When four Luzerne County children were placed with a foster family on Christmas Eve, their anxiety worsened when they realized they would have no presents, county Manager C. David Pedri told county council last week.
“They were very upset because they had been extra good that year,” Pedri said.
After learning about the situation, two county Children and Youth workers — Ceil Bartolai and Georgine Meyers — rounded up some toys that had been donated to the agency and also purchased more with their own money, Pedri said.
“I’m extremely proud of those two county employees for what they did and their efforts to make a difference there,” he said, holding it up as an example of contributions of county workers that are not often acknowledged.
Pedri said he cannot discuss why the children were removed from their home.
Council Vice Chairman Eugene Kelleher urged county citizens to consider applying for vacancies on county boards, authorities and commissions.
Although many seats were filled last week, numerous vacancies remain.
One of the most pressing needs is a registered Democrat to serve on the county election board, said council Chairman Tim McGinley.
Applications are available on the authorities, boards and commissions section at www.luzernecounty.org.
Kelleher, who oversees the council committee that screens applicants for the unpaid seats, said he will soon set up another public interview session.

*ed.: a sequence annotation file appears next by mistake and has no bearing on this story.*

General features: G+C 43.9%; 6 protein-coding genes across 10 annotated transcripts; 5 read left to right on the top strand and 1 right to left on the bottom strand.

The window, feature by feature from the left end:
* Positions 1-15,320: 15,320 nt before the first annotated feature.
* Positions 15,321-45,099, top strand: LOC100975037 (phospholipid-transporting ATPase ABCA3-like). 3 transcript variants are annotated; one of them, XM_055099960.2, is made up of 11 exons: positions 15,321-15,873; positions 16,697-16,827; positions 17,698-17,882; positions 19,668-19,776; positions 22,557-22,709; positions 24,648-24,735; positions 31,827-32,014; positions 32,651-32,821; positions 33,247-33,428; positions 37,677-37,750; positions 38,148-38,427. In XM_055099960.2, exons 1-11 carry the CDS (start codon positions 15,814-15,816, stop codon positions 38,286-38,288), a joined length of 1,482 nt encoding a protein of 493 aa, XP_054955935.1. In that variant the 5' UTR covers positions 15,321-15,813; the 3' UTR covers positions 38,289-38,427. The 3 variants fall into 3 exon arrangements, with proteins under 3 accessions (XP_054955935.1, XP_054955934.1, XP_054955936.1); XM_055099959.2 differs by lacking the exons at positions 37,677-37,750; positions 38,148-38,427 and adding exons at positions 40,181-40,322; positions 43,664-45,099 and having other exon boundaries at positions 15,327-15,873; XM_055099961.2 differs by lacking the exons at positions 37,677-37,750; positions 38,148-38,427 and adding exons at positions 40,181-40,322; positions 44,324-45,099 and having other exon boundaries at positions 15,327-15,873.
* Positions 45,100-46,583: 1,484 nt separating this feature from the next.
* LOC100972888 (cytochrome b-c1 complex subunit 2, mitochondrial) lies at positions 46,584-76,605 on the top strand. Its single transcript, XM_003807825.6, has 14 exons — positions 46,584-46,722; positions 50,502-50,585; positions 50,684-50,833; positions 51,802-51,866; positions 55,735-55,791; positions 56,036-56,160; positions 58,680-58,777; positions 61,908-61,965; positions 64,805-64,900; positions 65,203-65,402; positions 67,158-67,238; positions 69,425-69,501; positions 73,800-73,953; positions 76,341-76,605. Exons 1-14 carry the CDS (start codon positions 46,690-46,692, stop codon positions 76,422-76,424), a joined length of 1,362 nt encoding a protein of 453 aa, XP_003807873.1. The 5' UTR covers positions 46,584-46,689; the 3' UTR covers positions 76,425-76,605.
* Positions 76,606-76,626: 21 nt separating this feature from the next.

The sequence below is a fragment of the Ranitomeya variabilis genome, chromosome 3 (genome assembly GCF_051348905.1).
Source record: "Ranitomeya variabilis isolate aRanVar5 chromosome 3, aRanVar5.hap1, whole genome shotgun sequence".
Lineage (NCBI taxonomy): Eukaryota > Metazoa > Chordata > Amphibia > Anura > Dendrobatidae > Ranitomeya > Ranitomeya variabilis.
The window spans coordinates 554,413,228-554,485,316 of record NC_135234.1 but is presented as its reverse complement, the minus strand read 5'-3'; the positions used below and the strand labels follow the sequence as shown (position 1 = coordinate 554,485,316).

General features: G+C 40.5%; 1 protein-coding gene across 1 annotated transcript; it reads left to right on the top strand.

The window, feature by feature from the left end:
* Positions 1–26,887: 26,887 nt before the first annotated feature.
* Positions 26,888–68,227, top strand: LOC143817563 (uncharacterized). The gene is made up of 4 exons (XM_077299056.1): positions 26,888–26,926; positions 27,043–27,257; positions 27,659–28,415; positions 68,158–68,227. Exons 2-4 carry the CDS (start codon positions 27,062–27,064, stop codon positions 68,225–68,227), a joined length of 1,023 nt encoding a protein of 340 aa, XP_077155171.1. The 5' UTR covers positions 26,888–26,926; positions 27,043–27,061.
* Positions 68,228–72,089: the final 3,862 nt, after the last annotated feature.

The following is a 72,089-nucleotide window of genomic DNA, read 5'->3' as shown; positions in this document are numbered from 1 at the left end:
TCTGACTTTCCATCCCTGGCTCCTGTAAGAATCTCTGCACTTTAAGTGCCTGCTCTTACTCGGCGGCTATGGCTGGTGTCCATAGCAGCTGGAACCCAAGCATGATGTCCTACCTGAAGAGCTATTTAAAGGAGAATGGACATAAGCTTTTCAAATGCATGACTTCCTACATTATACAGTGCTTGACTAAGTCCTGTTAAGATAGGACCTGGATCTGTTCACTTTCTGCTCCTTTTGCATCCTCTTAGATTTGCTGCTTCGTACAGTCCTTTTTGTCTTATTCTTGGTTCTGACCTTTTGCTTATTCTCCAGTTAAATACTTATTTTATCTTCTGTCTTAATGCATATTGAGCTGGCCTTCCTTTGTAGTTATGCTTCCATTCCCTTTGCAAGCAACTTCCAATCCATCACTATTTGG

Councilman Robert Schnee, who also serves on the committee, said the resumes of some people volunteering to serve in recent times have been “unbelievable.
“Luzerne County is a wealth of talent that just has to be tapped into,” Schnee said.
An announcement seeking applicants for a council seat vacated by Edward Brominski has been posted on the council section of the website.
Resumes are due Jan. 18.
Councilwoman Sheila Saidman suggested council approve a resolution honoring Brominski, who served since the county’s January 2012 implementation of a home rule government. McGinley said one will be prepared for the next meeting on Jan. 22.
The county is seeking applicants for several positions posted on the human resources page of the website.
These openings, along with the annual compensation: full-time assistant public defender, $43,000; second shift custodial worker, $21,550; Children and Youth caseworker manager, $51,539, and caseworker in Hazleton, $36,000; prothonotary clerk, $25,950; deputy sheriff, $27,950; road and bridge mechanic, $25,000; and IT network administrator, $45,000 to $50,000.
A full restoration of Chase Road in Jackson Township will begin as soon as the end of March and should be completed by mid-June, county Operational Services Division Head Edmund O’Neill said in response to an inquiry from Councilman Harry Haas.
The deteriorated condition of the county-owned road has prompted frequent citizen complaints. County officials had been working with the state Department of Transportation to advance the project for three years. The state will fund 80 percent of the work.
American Asphalt will complete the work, O’Neill said.
Council members informally agreed to revise the form to evaluate the county manager.
Linda McClosky Houck suggested the update, saying many of the critiquing measures were developed when the home rule structure was in the initial implementation phase and are outdated.
“I think that after seven years, it’s time to look at again and say, ‘What do we want our current manager to be doing?’” McClosky Houck told her colleagues last week.
Reach Jennifer Learn-Andes at 570-991-6388 or on Twitter @TLJenLearnAndes.